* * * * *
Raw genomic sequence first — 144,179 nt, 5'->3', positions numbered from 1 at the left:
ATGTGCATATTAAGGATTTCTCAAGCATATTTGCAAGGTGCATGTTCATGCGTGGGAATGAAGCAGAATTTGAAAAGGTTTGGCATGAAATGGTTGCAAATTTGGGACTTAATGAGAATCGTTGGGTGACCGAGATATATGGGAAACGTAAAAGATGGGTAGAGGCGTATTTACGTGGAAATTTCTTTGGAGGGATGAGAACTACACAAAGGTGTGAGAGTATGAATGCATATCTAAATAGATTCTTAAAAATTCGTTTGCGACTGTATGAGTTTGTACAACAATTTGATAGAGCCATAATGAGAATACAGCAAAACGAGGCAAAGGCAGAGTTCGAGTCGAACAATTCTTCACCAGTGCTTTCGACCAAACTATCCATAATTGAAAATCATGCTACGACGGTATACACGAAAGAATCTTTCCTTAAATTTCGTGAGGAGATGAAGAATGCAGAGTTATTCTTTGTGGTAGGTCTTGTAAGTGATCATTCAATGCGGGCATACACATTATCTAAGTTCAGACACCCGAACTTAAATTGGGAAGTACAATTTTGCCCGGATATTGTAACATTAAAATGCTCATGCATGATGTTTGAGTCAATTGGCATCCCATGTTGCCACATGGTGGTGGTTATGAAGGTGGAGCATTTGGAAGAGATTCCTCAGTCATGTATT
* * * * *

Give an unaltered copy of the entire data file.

Raw genomic sequence first — 144,179 nt, 5'->3', positions numbered from 1 at the left:
ATGTGCATATTAAGGATTTCTCAAGCATATTTGCAAGGTGCATGTTCATGCGTGGGAATGAAGCAGAATTTGAAAAGGTTTGGCATGAAATGGTTGCAAATTTGGGACTTAATGAGAATCGTTGGGTGACCGAGATATATGGGAAACGTAAAAGATGGGTAGAGGCGTATTTACGTGGAAATTTCTTTGGAGGGATGAGAACTACACAAAGGTGTGAGAGTATGAATGCATATCTAAATAGATTCTTAAAAATTCGTTTGCGACTGTATGAGTTTGTACAACAATTTGATAGAGCCATAATGAGAATACAGCAAAACGAGGCAAAGGCAGAGTTCGAGTCGAACAATTCTTCACCAGTGCTTTCGACCAAACTATCCATAATTGAAAATCATGCTACGACGGTATACACGAAAGAATCTTTCCTTAAATTTCGTGAGGAGATGAAGAATGCAGAGTTATTCTTTGTGGTAGGTCTTGTAAGTGATCATTCAATGCGGGCATACACATTATCTAAGTTCAGACACCCGAACTTAAATTGGGAAGTACAATTTTGCCCGGATATTGTAACATTAAAATGCTCATGCATGATGTTTGAGTCAATTGGCATCCCATGTTGCCACATGGTGGTGGTTATGAAGGTGGAGCATTTGGAAGAGATTCCTCAGTCATGTATT